Why Does Brand Identity Matter?
Brand identity builds trust. Customers tend to be attracted to brands that they see as “good corporate citizens,” and they are loyal to brands that they trust. A positive brand identity can also make it easier for companies to recruit and retain top talent, as job seekers today are more likely to want to work for companies that share their values. In turn, an engaged workforce becomes another conduit to communicate your brand identity.
Because brand identity is about your company’s values, when your company has a clear brand identity, decision-making becomes easy. Because all decisions must be in line with the company’s values, the brand identity creates a road map to follow. Whether the questions are about the promises your company makes or how to handle setbacks, your brand identity makes the answers clear, even when the issues and solutions are complex.
Keep Your Brand Identity Consistent
When we’re talking about building and maintaining trust, consistency is key. This means that, once you’ve built your brand identity, you’re going to want to make sure that you have the right tools in place so that every member of your team knows how to execute it. Building customer loyalty and trust takes hard work and consistency, but rebuilding trust after losing it is even more difficult. We discussed how brand identity provides a road map: well, creating a brand guide provides a visual representation of that map. Making sure that every member of your team understands and embodies the brand identity will help to ensure the successful execution of your brand identity, and the brand guide provides them with a comprehensive manual.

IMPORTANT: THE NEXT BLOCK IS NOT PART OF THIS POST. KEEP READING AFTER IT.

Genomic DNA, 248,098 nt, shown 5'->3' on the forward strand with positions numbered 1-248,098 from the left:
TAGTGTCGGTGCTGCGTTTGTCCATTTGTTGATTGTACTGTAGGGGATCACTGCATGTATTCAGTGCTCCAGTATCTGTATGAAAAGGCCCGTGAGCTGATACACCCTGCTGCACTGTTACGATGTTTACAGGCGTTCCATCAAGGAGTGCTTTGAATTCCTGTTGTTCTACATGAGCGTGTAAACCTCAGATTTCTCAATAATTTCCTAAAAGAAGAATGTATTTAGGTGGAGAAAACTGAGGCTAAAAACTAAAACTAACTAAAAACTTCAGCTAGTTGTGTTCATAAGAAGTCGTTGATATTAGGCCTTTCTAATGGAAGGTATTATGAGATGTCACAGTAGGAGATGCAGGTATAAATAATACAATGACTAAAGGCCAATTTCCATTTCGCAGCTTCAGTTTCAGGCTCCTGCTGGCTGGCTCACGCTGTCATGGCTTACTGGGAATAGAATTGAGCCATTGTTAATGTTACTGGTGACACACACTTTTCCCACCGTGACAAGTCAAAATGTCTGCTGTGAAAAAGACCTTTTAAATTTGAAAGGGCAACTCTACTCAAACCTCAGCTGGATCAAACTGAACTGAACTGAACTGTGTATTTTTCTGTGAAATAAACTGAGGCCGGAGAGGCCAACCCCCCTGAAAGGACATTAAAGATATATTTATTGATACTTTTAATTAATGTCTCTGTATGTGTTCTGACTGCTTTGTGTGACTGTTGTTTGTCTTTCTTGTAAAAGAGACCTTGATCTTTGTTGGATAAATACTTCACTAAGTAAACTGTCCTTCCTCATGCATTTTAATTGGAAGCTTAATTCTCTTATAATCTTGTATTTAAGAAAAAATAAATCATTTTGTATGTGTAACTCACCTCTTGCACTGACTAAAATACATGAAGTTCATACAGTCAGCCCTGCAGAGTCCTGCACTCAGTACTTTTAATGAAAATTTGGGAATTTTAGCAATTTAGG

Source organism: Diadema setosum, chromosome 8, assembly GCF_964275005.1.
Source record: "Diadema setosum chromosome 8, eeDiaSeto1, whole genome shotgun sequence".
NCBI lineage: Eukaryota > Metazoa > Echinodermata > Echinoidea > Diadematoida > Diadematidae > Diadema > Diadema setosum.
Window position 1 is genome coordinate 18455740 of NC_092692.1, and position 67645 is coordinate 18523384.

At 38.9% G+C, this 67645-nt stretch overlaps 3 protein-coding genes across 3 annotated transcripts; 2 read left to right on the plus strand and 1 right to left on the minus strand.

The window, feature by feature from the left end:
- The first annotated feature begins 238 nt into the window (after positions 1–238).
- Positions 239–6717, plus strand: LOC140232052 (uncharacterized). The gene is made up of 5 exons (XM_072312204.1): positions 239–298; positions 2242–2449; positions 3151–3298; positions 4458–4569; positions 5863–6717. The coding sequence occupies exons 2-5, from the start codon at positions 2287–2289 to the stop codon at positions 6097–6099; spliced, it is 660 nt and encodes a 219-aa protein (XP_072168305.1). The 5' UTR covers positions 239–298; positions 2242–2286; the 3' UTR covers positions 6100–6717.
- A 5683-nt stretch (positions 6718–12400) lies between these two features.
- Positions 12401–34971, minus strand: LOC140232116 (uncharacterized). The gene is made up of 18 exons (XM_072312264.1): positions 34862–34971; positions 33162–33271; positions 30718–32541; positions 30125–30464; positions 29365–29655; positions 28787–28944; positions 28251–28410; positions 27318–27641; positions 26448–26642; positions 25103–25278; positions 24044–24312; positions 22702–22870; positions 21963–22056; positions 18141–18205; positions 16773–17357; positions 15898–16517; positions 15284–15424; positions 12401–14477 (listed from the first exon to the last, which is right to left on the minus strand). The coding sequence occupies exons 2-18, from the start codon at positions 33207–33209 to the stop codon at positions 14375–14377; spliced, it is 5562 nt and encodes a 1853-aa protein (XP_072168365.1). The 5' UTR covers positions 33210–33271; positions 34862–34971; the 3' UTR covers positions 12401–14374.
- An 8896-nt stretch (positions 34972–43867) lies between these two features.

Have you ever heard that you’re more likely to achieve your goals if you write them down and share them with other people? Well, writing a mission statement and posting it publicly (like in your office, on your website, on marketing materials, and don’t forget to put it in your brand guide), makes you and every member of your team accountable for upholding it. Since we’re talking about something so powerful, what should your mission statement include? An effective mission statement will do a good job of communicating your brand identity (Who are you? What do you do? What are your values? How are you different from your competitors?) in a concise and memorable way.